Thursday, February 18, 2016

APRS and Satellite Imagery

After parking my mobile at the junction of highway 68 and the Powderface Trail located in Sibbald flats part of Kananaskis Country located along the eastern slope of the Alberta Rockies, I set out to explore the network of beaver dams and lodges located on Sibbald creek and shoot a few photos.

There are at least 4 Beaver lodges that I was able to count from where I had parked my mobile, and in the past I always wanted to get closer to them, but during the summer months, the series of beaver dams located on Sibbald creek backs water up flooding most of the area making it difficult to get around without getting wet.

I thought this would be a good time to check them out, as everything is frozen hard allowing me to meander around with my camera and shoot a few pics while getting up close to the various beaver lodges located behind the various dams located there.
While I meandered around this wetland that is still in the icy grip of winter, I was carrying my D72 and laid waypoints throughout the 2 hours I spent exploring and shooting photos..
I had my mobile - VE6AB-9 set up to digipeat the beacons sent by my Kenwood D72 - VE6AB-7 that I was carrying with me. 
With the D710A mounted in my mobile doing the heavy lifting, and because I could hear the Pigeon Mountain digi directly on my D72, I was getting confirmation back that my beacons were being received and uploaded to on the Internet.
I have the path settings on both my D710A and my D72 set for VE6AB,WIDE1-1,WIDE2-1, and with these path settings, as well as my D710A set to insert the call for my mobile VE6AB-9 in the packet-string, my VE6AB-9 was being confirmed as the first digi,
In case you are wondering as to why I have VE6AB inserted in the path settings, this is to keep my mobile digi from digipeating other aprs stations heard nearby with WIDE1-1,WIDE2-1, path settings, as I only want my devices to be digipeated by my mobile parked nearby.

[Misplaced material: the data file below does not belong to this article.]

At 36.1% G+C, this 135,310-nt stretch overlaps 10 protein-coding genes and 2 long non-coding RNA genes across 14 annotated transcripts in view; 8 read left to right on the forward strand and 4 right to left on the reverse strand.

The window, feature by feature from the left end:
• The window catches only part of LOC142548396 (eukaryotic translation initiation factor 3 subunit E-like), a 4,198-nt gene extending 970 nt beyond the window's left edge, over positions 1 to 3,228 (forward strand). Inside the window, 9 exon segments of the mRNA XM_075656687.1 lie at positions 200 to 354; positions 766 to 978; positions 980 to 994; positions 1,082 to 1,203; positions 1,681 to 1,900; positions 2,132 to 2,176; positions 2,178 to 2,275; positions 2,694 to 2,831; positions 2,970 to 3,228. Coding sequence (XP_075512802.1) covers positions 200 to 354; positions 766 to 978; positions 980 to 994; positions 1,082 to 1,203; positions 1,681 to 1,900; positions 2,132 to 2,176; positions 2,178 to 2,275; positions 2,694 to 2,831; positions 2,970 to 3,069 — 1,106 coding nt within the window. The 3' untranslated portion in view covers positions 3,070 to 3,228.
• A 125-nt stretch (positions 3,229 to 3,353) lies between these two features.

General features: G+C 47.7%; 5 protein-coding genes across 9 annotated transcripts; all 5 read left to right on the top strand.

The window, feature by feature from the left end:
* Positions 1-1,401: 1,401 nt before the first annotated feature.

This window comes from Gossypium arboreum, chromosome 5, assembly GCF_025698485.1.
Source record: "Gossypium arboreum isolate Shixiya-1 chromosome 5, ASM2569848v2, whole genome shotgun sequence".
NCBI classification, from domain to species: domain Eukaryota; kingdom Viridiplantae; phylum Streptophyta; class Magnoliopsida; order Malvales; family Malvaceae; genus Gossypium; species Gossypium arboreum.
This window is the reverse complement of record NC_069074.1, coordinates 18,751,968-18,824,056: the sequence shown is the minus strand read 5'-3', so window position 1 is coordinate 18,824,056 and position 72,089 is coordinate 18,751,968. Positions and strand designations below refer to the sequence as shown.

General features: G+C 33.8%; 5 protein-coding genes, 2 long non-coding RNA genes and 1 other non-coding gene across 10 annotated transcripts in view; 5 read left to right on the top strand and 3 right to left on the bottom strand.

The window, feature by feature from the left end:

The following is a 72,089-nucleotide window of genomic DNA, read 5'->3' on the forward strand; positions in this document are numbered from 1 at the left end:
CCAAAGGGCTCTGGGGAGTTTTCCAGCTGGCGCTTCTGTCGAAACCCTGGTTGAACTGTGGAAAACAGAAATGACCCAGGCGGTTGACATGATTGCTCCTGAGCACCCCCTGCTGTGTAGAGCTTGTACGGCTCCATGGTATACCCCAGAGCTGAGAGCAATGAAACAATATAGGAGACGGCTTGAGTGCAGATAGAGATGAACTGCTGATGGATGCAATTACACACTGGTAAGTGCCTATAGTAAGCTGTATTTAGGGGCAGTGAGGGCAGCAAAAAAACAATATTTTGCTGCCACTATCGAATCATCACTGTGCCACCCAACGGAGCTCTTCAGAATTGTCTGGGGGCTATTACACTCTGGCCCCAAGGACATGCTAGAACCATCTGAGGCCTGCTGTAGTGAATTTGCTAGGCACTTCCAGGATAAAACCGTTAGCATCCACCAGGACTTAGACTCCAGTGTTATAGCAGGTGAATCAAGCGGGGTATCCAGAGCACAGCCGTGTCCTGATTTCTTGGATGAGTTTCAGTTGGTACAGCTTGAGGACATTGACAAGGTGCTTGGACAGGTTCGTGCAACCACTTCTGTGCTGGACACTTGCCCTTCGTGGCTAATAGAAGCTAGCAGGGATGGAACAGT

Although Beavers actually are classified as a rodent and people may think of them as pests depending where they locate, they are very cool when it comes to building their dams and lodges.
A minimum water level of 0.6 to 0.9 metres (2.0 to 3.0 ft) is required to keep the underwater entrance to beaver lodges from being blocked by ice during the winter. In lakes, rivers and large streams with deep enough water, beavers may not build dams and instead live in bank burrows and lodges. If the water is not deep enough to keep beavers safe from predators and their lodge entrances ice-free, beavers build dams as seen in my insert photos.

Beavers start construction by diverting the stream to lessen the water's flow pressure. Branches and logs are then driven into the mud of the stream bed to form a base. Then sticks, bark, rocks, mud, grass, leaves, masses of plants, and anything else available, are used to build the superstructure. The average height of a dam is about 1.8 metres (5.9 ft) with an average depth of water behind the dam of 1.2 to 1.8 meters.

 If there is not enough depth for getting around beneath the ice, the beavers will form channels in the bottom of the creek allowing for that. The thickness of the dam is often around 1 m or more. The length depends on the stream width, but averages about 4.5 m long.
Beavers vary the type of dam built and how they build it, according to the speed of water on the stream. In slow-moving water, they build a straight dam, whereas in fast-moving water they tend to be curved.

Spillways and passageways are built into the dam to allow excess water to drain off without damaging it. Dams are generally built wider at the base and the top is usually tilted upstream to resist the force of the current. Beavers can transport their own weight in material as they drag logs along mudslides and float them through canals to get them in place. Once the dam has flooded enough area to the proper depth to form a protective moat for the lodge, beavers begin construction on the lodge.

Still, as I worked my way around and from one side of the creek to the other, I had to be careful around the dams proper, as there was open water, and the ice was not to be trusted when crossing from one side to the other.

In the end I came away better informed as to the construction and layout of the various beaver dams and lodges located here in Sibbald Flats part of Kananaskis Country.
In fact I will now return in the spring or summer to shoot photos of beavers swimming about in their ponds, and I will bring my waders.

Spillway located at one end of the beaver dam

NOTE....All images expand

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